Speak Deliberately





William Ewart Gladstone, one of the most generally admired orators the

English house of commons ever listened to, spoke at an average of 100

words a minute. Phillips Brooks, the brilliant American preacher,

maintained a rate of 215 words a minute and was a terror to the

stenographers engaged to report him.



He succeeded as a speaker, not because of his speed, but in spite of it;

because his enunciation was perfect and every word was cut off clear and

distinct. But very few men succeed with such a handicap, and Brooks

would have done much better if he could have reduced his speed 40 per

cent.



The average person in an audience thinks slowly, and the lecturer should

aim to meet the requirements of at least a large majority of those

present, and not merely those in the assembly who happen to be as well

informed as the lecturer, and could therefore keep pace with him, no

matter how rapidly he proceeds. New ideas need to be weighed as well as

heard, and the power of weighing is less rapid than the sense of

hearing. This is why a pause at the proper place is so helpful.



A young lecturer had in his audience on one occasion a veteran of the

platform, and was on that account anxious to do his best. This

situation, as all new speakers know, is very disconcerting, and after

the young aspirant had rushed through his opening argument pretty well,

as he thought, lo, his memory slipped a cog and he waited in silence,

what seemed to him an age, until it caught again. Then he continued to

the end without a stop. After the meeting the veteran came forward to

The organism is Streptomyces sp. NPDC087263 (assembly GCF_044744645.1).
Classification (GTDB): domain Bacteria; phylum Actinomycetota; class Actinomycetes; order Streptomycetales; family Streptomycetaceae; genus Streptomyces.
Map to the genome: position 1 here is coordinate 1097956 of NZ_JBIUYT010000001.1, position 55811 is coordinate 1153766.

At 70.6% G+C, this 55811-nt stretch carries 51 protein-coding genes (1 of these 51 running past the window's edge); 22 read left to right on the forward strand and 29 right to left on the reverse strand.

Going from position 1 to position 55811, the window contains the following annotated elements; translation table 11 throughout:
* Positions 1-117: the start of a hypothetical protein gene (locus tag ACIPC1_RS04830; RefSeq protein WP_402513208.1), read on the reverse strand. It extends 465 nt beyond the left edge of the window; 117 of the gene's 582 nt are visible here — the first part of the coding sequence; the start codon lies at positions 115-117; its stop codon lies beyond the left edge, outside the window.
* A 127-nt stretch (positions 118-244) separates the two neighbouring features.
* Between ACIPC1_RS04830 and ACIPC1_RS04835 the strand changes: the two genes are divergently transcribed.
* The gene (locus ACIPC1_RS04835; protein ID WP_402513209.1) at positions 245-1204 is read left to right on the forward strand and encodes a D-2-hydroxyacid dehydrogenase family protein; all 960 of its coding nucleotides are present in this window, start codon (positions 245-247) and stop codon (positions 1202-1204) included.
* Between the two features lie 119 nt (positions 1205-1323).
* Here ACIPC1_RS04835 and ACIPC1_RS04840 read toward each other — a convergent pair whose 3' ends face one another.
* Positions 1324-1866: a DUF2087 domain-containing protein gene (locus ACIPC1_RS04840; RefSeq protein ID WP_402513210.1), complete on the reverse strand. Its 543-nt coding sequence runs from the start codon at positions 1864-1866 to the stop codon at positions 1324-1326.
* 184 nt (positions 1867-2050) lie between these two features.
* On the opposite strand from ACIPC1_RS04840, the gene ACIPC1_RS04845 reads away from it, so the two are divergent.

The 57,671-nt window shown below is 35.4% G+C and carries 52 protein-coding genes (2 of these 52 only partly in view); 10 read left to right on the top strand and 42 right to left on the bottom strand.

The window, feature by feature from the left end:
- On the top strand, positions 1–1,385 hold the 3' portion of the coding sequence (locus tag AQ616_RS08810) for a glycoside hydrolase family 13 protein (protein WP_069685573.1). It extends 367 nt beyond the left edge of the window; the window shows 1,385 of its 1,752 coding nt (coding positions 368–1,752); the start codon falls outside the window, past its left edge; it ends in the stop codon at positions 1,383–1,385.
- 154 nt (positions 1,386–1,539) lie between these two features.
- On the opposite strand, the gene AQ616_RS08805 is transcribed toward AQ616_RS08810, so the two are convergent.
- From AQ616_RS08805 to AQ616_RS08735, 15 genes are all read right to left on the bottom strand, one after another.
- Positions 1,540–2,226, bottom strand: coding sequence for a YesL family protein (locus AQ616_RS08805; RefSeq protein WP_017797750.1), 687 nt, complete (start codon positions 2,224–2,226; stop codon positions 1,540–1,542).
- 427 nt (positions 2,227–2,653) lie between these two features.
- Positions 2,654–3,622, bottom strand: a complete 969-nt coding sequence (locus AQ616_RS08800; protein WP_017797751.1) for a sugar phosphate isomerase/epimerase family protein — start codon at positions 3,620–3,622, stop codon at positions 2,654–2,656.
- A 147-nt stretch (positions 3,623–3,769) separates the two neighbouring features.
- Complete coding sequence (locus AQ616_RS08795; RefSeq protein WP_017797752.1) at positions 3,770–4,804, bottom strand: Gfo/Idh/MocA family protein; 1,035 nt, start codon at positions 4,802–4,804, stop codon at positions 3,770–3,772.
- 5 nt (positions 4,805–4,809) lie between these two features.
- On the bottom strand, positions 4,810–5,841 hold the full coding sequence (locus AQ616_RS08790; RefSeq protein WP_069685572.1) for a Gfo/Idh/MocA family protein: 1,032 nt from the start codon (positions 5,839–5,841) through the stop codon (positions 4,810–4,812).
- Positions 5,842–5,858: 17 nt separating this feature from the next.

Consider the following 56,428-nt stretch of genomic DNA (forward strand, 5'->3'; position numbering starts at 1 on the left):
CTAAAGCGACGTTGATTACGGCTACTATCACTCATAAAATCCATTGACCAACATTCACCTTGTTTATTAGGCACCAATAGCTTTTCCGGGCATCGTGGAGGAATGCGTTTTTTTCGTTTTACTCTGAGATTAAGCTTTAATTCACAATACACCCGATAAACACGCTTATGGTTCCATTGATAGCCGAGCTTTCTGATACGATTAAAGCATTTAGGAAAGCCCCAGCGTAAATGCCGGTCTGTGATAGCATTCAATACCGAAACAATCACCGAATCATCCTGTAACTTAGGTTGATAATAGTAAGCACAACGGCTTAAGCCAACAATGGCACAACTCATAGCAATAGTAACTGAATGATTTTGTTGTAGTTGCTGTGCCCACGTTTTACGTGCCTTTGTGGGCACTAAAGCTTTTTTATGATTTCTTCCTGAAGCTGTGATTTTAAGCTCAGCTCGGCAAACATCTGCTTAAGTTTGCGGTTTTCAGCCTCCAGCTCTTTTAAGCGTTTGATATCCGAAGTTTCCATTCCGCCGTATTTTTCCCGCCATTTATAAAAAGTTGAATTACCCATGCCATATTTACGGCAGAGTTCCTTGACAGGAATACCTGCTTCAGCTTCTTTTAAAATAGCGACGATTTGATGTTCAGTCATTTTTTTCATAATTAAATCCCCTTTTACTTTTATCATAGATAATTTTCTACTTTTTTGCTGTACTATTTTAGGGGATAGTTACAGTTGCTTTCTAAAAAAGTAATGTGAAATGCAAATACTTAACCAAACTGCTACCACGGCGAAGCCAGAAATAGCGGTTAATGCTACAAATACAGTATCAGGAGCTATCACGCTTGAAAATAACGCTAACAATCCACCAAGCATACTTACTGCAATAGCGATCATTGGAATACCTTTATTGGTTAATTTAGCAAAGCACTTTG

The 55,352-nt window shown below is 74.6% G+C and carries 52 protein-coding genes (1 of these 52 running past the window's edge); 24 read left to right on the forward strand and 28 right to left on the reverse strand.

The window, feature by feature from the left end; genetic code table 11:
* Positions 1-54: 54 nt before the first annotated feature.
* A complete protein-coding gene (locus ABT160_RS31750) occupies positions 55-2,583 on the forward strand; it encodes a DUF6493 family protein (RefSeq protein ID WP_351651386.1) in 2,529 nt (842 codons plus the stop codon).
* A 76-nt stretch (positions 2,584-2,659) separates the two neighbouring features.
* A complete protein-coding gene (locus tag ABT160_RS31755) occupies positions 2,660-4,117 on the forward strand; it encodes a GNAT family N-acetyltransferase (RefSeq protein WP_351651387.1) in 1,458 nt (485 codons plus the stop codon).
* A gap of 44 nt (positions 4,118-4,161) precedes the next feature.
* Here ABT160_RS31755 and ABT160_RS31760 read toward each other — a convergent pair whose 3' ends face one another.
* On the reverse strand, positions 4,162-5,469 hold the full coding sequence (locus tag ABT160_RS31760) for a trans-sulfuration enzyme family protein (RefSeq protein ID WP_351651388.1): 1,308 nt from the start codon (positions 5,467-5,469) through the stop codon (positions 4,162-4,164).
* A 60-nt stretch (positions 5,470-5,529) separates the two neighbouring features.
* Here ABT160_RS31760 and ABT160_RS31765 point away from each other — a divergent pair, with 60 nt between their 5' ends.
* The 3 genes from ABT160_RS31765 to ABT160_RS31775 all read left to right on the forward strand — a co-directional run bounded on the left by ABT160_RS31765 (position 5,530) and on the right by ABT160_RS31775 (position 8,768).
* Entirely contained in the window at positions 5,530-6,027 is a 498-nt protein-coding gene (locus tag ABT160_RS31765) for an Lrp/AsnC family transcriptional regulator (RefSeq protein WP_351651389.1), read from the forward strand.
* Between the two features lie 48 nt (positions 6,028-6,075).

shake hands. "Have you any advice for me?" said the young man, that

awful breakdown looming large in his mind.



"Yes," said the senior, "cultivate the pause."



One of the lecturer's most valuable assets is variety of pace, and this

is almost entirely lost by the speaker whose speed is always high.

Observe two men arguing in conversation where there is no thought of art

or oratory. Where the remarks are of an explanatory nature the words

come slowly and carefully. When persuasion becomes the object,

deliberation is thrown aside and words begin to flow like a mountain

freshet, and if the speaker has natural capacity he concludes his point

with a grand rush that carries everything before it.



When a speaker carefully selects his words and it is clear to the

audience that he is deliberately weighing and measuring his sentences,

his listeners are unconsciously impressed with a sense of their

importance.



Of course, deliberation may be overdone, and if the audience once gets

the impression that the speaker is slow and does not move along more

quickly because he cannot, the effect is disastrous.



Deliberation is closely akin to seriousness and the lecturer who has no

great and serious question to present should retire from the platform

and try vaudeville.



It is just here that the Socialist has a great advantage, for his theme

is the most serious and tremendous that ever occupied the mind of man.





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